To judge exclusively by media coverage and lawsuits, one might think the only choice facing the Catholic hierarchy vis-à-vis the sexual abuse crisis is to stand pat or to go further toward greater disclosure, a more aggressive crackdown on priests who abuse, perhaps even more resignations by bishops. Debate is typically framed in terms of just one question: Has the church done enough?
Quietly but insistently, however, some important voices in Catholicism are arguing that the church has already done too much.
Backlash against the get-tough approach has long circulated among some priests who say they’ve been thrown under the bus and some clinical experts who worry that cutting predators loose puts the community at risk. Increasingly, it’s also finding traction among Catholics who believe that the church’s doctrine, especially its theology of the priesthood, and its moral standing are being sacrificed upon the altar of short-term PR and legal relief.
A disparate range of voices is arguing for reconsideration of the three pillars of Catholic officialdom’s sex abuse strategy:
Visit National Catholic Reporter's Online Classifieds to learn about job opportunities, events, retreats and more.
- The zero-tolerance policy, meaning permanent removal from ministry, and often from the priesthood, for even one substantiated charge of sexual abuse;
- Repeated public apologies by Catholic leaders, especially Pope Benedict XVI;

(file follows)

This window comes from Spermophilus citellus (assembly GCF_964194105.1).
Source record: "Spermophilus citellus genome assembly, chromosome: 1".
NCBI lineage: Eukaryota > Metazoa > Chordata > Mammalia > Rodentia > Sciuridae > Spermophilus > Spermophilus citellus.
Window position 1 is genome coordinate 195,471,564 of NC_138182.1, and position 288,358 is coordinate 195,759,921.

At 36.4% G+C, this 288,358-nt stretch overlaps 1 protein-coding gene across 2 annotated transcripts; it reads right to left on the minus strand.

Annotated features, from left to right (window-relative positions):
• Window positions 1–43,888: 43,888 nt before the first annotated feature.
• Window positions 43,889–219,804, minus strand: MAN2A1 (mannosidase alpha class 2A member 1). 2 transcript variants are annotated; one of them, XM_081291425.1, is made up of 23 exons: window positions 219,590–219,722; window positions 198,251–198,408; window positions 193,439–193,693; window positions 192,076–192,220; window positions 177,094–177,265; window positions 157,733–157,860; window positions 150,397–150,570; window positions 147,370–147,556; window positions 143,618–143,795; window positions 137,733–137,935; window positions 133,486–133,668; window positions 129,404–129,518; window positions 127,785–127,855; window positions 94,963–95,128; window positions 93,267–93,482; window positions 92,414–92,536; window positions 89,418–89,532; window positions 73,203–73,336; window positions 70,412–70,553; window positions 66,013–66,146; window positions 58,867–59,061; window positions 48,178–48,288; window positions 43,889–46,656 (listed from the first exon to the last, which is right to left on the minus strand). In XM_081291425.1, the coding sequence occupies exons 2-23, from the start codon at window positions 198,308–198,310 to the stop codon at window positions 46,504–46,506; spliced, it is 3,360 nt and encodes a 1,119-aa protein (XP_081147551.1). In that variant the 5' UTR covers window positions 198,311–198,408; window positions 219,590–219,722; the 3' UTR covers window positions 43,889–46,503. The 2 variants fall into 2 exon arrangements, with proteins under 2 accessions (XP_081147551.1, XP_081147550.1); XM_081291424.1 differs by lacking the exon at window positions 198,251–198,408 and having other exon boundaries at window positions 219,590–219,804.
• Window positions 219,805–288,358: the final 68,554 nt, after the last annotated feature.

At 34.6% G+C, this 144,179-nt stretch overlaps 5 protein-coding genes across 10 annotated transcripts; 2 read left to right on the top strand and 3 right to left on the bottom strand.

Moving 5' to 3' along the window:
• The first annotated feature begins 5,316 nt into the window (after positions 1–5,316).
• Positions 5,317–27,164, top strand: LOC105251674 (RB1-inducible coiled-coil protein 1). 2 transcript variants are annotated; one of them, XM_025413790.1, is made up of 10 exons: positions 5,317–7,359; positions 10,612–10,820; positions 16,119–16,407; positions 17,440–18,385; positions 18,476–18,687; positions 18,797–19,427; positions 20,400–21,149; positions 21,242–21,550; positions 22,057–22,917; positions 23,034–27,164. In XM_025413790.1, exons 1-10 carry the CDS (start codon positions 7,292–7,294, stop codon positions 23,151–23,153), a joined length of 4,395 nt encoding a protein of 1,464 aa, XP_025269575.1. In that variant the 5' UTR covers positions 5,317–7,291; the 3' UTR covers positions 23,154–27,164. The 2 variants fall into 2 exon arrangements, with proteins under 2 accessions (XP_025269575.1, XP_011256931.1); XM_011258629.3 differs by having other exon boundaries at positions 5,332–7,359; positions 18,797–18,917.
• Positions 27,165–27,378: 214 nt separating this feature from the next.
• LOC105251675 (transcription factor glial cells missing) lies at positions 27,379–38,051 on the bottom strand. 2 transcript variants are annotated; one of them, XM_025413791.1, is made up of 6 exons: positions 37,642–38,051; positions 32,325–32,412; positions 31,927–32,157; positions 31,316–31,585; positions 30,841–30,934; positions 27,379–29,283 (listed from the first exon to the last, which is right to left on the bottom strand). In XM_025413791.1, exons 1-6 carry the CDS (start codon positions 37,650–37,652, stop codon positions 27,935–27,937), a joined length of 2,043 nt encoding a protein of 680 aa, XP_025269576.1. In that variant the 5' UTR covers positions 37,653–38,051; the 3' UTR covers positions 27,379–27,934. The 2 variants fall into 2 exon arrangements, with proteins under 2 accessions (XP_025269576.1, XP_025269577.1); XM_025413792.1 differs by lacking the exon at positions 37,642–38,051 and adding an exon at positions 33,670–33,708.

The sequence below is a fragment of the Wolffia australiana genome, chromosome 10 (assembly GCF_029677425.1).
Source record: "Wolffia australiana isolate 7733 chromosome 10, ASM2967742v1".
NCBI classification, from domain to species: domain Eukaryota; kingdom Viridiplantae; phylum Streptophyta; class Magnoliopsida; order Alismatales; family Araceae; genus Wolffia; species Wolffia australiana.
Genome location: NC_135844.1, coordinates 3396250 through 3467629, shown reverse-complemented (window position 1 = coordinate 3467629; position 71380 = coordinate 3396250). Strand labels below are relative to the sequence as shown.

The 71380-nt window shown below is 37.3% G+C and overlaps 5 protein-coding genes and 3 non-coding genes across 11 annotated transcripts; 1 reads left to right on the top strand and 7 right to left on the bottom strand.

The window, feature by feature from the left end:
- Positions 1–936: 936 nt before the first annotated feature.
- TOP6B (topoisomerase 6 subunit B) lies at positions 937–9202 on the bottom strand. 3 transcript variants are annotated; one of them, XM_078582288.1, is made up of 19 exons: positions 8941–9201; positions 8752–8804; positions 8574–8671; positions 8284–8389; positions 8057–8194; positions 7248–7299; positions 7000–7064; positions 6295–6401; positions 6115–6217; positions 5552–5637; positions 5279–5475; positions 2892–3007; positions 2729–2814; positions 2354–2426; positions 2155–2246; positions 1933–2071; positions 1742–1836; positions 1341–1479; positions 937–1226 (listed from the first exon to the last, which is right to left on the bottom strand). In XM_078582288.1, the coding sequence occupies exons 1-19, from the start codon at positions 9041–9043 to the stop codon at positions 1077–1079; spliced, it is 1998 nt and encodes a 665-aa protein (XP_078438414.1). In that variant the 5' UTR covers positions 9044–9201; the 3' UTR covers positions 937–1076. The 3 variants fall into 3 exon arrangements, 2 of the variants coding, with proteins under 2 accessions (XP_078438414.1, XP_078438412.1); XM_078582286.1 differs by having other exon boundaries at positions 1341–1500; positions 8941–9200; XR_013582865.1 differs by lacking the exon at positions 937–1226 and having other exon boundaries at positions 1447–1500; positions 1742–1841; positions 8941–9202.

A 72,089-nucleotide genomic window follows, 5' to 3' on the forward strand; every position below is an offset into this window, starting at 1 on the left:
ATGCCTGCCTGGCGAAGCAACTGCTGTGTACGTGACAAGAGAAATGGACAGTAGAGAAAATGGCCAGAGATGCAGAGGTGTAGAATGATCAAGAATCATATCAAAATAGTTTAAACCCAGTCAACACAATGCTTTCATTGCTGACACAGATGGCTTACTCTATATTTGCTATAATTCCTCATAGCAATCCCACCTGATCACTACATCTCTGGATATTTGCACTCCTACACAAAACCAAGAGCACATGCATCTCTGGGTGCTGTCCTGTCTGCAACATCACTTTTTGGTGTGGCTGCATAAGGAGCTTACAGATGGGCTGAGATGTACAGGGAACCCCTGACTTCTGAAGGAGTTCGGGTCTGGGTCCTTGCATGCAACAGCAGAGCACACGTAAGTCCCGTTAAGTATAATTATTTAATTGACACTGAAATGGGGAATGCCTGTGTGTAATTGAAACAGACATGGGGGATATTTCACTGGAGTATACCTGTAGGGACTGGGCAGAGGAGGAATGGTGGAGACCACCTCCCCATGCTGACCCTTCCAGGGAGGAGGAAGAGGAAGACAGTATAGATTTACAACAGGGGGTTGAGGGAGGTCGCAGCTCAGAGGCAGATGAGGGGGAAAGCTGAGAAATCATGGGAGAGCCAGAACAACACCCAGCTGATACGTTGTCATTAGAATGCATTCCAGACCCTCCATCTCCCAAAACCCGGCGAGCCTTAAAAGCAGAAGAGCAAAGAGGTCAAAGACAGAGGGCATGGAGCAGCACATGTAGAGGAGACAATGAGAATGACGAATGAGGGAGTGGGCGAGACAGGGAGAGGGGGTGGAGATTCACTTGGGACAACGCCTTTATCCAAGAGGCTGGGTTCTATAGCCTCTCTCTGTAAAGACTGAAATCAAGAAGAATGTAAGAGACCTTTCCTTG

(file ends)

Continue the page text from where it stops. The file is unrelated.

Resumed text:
- Automatic suspension after a charge is lodged and while it’s investigated -- seen in some quarters as an insufficient safeguard against false accusations.
At the moment, bishops in the United States don’t seem disposed to any sweeping revision of those pillars. In particular, for reasons both pastoral and political, they’re strongly committed to the zero-tolerance policy. Over time, however, the bishops may be open to a rethink on other fronts, perhaps especially protecting the rights and reputations of priests against false accusations.
If nothing else, all this illustrates that the pressures facing church leaders are more complicated, and conflicting, than observers unfamiliar with the contours of Catholic life often imagine.
Perhaps the most prominent recent expression of the case for reconsideration came in a widely read Jan. 4 essay in First Things from Fr. Thomas Guarino, a theologian at Seton Hall University in South Orange, N.J. Titled “The Priesthood and Justice,” the essay ascribed the adoption of a zero-tolerance approach in part to the bishops’ fear of “bad public relations and a financial whipping.”